Banned Painkillers Land Indian Workers in Trouble in UAE

The possession of Tramadol, a banned medicine in UAE, is landing workers behind bars.


Indian migrant workers in the United Arab Emirates are finding themselves in trouble with the authorities for using the banned painkiller Tramadol to combat their aches and pains caused by their physically demanding jobs. Tramadol, a medicine easily available in India for less than Rs 8, is banned in the UAE.

While the World Health Organization calls it a “relatively safe analgesic,” the UAE banned it in 2010 along with 400 other drugs, citing their addictive nature. A 39-year-old Indian laborer received a 24-year jail sentence last year for possessing Tramadol. “He worked as a coolie and often asked me to send the medicine,” his wife Lakshmi Motam told Reuters. “This was the third time I sent the tablets to him. They were for his personal use.”

She added: “Before, he would call every day, and wire money home every few months. I wire him money now so he can call us. He calls once in two months. He was crying on the phone the last time we spoke.”

Many Indian migrant laborers put in long hours of work under difficult circumstances and resort to taking painkillers to keep going and to ensure that they don’t skip work. Many a times, they are lured by illegal agents who promise them jobs and better wages in Dubai. Many are found carrying the banned medicines in their luggage, ignorant of the fact that they are committing a crime. “Most of these people (caught in drug cases) are poor and illiterate. They are unskilled and come to UAE with big dreams,” Anuradha Vobbiliselty, an advocate in Dubai who deals with cases of Indians jailed for carrying the drug, told the news agency. “Tramadol is the most common banned drug found on Indians who have sought legal help from me,” she added.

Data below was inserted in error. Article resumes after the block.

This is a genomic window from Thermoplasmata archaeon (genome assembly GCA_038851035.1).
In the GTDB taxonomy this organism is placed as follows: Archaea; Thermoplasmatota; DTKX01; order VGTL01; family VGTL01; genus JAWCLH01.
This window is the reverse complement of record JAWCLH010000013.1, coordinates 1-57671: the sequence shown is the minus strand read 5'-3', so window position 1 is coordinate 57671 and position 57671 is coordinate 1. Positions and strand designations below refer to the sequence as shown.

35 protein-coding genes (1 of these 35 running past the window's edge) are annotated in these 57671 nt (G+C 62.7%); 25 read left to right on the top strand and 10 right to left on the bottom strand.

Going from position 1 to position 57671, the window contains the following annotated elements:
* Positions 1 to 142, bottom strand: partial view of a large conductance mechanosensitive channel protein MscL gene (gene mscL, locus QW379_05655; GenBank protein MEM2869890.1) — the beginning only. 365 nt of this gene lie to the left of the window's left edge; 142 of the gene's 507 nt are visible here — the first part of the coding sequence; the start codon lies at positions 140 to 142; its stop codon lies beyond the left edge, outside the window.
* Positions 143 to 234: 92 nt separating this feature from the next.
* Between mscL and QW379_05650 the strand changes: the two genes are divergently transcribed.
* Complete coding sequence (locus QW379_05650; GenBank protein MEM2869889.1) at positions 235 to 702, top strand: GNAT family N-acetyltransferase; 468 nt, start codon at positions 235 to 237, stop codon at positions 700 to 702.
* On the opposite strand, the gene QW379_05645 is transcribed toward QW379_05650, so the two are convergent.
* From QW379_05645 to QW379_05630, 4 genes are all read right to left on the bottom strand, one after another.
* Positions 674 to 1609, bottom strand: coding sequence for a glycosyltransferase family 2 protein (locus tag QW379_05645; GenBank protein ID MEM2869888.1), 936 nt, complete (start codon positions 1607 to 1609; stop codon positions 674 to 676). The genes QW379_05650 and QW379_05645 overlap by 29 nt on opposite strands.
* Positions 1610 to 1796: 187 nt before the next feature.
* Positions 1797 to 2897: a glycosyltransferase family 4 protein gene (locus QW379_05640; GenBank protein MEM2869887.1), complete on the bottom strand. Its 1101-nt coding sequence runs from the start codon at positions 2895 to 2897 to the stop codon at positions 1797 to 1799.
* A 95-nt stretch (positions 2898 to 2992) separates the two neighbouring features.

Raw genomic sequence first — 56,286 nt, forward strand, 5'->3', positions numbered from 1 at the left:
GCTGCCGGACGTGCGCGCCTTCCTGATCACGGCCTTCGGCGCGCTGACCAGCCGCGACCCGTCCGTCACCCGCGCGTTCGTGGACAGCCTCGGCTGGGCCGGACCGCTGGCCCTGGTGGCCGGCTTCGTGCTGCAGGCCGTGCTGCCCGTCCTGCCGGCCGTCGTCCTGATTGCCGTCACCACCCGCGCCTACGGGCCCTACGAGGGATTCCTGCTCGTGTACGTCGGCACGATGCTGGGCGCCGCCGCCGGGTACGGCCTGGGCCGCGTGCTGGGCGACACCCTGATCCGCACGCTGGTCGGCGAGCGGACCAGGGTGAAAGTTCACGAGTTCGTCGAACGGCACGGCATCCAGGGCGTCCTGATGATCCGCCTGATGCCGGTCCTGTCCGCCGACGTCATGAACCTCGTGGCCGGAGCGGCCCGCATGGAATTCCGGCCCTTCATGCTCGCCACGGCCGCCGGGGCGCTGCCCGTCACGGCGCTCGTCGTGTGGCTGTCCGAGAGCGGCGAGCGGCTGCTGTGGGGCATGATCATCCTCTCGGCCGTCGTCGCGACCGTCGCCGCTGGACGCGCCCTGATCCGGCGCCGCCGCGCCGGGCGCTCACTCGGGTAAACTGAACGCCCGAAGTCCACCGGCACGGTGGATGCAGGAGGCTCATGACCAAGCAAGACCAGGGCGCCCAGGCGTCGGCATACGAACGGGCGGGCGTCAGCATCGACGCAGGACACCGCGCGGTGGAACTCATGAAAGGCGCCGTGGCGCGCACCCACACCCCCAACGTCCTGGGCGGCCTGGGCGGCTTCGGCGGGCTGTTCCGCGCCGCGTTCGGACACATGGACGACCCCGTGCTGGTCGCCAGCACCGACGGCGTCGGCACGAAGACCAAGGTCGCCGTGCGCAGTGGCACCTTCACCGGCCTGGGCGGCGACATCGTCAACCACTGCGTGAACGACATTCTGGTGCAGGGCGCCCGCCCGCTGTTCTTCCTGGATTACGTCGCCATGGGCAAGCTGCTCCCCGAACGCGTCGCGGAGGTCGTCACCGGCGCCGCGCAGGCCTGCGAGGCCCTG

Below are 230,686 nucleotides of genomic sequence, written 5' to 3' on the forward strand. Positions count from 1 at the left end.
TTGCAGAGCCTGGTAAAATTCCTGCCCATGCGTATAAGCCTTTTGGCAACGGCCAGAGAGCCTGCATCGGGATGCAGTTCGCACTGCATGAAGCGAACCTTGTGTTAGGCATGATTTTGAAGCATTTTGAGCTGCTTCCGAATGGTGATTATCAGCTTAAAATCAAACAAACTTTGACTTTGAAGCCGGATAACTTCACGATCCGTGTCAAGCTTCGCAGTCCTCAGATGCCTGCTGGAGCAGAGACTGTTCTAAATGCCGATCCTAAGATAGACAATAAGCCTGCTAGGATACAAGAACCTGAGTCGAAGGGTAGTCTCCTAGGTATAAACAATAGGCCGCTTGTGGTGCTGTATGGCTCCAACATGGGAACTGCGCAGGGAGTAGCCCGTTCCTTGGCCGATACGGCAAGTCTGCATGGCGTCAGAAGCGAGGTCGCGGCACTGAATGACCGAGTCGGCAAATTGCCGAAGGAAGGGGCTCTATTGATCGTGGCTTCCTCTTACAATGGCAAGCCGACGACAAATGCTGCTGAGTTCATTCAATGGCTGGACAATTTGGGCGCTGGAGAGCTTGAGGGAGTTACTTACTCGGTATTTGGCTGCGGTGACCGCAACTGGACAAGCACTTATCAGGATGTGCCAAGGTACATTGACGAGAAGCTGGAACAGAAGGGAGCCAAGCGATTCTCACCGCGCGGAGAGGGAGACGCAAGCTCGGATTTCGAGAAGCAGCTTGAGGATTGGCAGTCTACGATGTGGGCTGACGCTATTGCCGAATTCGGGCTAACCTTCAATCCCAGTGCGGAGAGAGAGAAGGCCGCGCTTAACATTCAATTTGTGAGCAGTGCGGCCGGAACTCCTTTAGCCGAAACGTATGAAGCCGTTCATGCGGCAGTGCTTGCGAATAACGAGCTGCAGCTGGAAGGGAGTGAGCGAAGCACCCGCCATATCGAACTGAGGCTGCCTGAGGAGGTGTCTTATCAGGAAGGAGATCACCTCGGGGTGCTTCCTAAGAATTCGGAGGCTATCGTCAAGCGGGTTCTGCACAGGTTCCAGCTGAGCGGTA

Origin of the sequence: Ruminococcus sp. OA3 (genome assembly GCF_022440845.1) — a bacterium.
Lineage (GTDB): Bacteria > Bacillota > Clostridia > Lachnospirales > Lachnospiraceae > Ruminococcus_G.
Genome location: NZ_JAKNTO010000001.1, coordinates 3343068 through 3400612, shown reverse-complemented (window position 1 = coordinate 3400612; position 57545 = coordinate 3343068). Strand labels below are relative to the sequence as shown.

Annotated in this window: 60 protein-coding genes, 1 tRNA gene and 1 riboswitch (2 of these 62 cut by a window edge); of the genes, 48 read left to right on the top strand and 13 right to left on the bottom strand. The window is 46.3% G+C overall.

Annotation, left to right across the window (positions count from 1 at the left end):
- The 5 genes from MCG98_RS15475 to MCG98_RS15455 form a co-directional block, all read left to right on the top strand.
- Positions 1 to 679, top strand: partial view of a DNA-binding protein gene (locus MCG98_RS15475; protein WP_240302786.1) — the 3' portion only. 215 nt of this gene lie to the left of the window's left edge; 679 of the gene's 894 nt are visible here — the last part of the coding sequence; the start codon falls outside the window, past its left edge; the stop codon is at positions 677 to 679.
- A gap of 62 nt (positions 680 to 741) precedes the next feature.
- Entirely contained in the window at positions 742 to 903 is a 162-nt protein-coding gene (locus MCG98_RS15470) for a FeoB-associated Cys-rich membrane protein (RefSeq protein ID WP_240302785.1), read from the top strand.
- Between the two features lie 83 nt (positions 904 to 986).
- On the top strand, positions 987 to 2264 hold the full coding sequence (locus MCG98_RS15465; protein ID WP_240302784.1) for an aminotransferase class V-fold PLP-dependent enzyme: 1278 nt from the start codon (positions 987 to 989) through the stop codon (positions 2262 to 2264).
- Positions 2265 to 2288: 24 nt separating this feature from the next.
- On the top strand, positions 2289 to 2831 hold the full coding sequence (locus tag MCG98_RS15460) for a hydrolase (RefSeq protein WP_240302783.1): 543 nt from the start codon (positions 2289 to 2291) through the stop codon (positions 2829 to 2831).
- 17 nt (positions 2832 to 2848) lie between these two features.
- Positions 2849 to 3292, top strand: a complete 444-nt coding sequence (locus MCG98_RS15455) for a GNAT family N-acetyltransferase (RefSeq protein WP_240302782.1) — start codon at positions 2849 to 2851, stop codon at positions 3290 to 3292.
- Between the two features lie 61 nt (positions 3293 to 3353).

Vobbiliselty has dealt with six cases of Indians being arrested for selling, using or possessing tramadol tablets. All of these cases carry a sentence of 7 years to 24 years.

Tramadol is reportedly widely used for recreational purposes. A huge market for illegal drugs exists in the country, and agents try to capitalize on it. Laborers are often used by agents to sneak packets of Tramadol into the country.

“Agents are running the racket and targeting laborers,” Krishna Donekeni, the founder of Gulf Workers Awareness Centre, told Reuters on the phone from Dubai.

Consular officers meet the laborers arrested in drug cases and suggest names of empanelled lawyers to fight their cases in the labor court. Officials say it is often difficult to help those stuck in these cases as UAE has strict laws on alcohol and drug use.

Migrant workers who go through government-authorized employment agents are given pre-departure training during which they are advised against carrying the banned medicines, according to MC Luther, India’s protector general of emigrants, the report added. However, a large number of workers who go through illegal agents enter the country unaware about the substances they cannot carry or use.

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